The Shiba Inu is the smallest and perhaps oldest of all indigenous Japanese breed that has existed in the Sanin region of Japan for centuries.
Bones dating back more than 2,500 years have been found at excavation sites. Of Spitz heritage, the Shiba was originally developed for hunting small game and boar.
Although the bombing raids of World War II and distemper nearly caused the breed to die out, bloodlines were interbred to produce the breed as it is known today.
At one time, tendency towards poorly developed adult teeth occurred, but this was corrected trough careful selective breeding.
The Shiba Inu is also increasing in numbers in Australia, Europe and North America. Like the Basenji, the Shiba Inu seldom barks, preferring to shriek in an extraordinary manner.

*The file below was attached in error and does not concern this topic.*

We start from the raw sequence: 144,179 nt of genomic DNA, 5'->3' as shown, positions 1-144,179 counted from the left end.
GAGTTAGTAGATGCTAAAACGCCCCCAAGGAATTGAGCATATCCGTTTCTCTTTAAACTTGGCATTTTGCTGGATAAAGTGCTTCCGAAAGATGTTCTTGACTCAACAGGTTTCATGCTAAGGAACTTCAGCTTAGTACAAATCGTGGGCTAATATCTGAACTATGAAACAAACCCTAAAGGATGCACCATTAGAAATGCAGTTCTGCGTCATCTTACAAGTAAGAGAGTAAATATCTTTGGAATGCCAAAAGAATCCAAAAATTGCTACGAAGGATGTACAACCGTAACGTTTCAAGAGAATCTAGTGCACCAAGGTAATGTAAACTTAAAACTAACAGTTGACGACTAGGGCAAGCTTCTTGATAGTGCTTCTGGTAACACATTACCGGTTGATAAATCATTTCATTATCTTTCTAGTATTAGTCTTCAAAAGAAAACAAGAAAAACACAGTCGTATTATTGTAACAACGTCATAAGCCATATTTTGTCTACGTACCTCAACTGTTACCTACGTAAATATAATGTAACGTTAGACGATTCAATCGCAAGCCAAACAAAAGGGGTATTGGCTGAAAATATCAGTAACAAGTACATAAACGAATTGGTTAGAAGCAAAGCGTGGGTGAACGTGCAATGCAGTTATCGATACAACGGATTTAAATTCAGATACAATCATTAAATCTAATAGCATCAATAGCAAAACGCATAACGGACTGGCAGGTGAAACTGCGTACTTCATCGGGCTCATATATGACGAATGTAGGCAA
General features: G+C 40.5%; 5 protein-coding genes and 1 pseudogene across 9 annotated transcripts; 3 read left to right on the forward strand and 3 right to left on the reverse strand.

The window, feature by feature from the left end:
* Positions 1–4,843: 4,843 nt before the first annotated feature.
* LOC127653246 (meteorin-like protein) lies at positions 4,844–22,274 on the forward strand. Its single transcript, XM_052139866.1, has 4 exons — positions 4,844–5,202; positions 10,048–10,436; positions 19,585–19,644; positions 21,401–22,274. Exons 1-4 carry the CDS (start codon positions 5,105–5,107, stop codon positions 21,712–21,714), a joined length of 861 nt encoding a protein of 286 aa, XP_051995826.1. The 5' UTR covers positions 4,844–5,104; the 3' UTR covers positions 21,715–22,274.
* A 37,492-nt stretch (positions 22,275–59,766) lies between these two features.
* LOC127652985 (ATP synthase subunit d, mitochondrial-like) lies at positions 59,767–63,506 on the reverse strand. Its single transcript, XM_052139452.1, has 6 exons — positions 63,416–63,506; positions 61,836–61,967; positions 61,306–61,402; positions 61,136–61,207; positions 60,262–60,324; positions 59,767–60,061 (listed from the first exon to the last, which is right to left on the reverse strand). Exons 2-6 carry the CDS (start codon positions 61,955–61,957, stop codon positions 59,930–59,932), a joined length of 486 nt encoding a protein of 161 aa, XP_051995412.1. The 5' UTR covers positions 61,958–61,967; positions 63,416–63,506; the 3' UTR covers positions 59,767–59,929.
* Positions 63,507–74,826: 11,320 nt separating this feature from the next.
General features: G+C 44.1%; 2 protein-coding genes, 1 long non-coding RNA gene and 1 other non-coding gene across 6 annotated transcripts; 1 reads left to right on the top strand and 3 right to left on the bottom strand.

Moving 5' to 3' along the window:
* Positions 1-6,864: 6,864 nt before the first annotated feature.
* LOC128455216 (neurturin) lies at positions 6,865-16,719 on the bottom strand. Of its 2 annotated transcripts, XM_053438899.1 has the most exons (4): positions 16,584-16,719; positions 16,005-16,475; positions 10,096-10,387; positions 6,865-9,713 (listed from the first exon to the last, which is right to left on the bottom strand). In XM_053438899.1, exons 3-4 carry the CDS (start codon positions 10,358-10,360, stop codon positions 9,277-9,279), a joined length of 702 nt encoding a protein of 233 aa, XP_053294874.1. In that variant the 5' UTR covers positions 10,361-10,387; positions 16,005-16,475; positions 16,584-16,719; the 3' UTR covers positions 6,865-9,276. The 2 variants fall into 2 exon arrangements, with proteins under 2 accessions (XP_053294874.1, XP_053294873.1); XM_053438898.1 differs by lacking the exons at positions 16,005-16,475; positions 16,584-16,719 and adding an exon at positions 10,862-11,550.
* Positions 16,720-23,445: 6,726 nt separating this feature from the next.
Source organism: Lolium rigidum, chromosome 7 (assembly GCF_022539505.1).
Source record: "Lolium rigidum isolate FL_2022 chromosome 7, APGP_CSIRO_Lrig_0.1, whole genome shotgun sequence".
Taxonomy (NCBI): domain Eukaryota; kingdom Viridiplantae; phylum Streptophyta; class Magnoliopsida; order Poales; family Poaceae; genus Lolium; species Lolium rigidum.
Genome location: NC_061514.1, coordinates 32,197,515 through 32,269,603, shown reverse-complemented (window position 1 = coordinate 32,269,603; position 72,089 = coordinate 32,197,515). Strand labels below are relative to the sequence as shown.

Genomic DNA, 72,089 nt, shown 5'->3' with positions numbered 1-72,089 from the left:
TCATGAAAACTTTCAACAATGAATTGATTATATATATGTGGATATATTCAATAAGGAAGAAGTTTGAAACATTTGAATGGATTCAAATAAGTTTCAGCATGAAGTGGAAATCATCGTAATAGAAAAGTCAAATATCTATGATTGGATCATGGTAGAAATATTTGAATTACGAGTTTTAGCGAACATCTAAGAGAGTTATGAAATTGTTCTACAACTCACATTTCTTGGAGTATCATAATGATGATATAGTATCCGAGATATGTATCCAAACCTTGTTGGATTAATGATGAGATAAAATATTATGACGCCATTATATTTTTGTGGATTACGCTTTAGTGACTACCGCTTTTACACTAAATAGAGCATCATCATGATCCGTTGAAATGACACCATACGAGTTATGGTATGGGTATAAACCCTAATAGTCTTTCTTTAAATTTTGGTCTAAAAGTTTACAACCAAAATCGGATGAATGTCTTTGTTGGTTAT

Robust and rather independent, this breed is a delightful choice for someone with patience and dog-handling experience. Alert watchdogs and adaptable companions, the Shiba Inu has established itself as the number-one companion dog in Japan.
Small to medium size; females 131⁄2 inches to 151⁄2 inches, males 141⁄2 inches to 161⁄2 inches; 18 to 25 pounds.
Color: Red, red sesame, black/tan, black sesame, and brindle; may have white markings.
They have bold, spirited and headstrong temperament. Adaptable and well mannered if properly exercised. Reserved with strangers; an excellent watchdog.
Best owner: Active owner in a rural or suburban home.
Needs: Daily exercise, leash, fenced yard, early and continuing obedience training, socialization, brushing once a week.
Life expectancy: 12 to 15 years.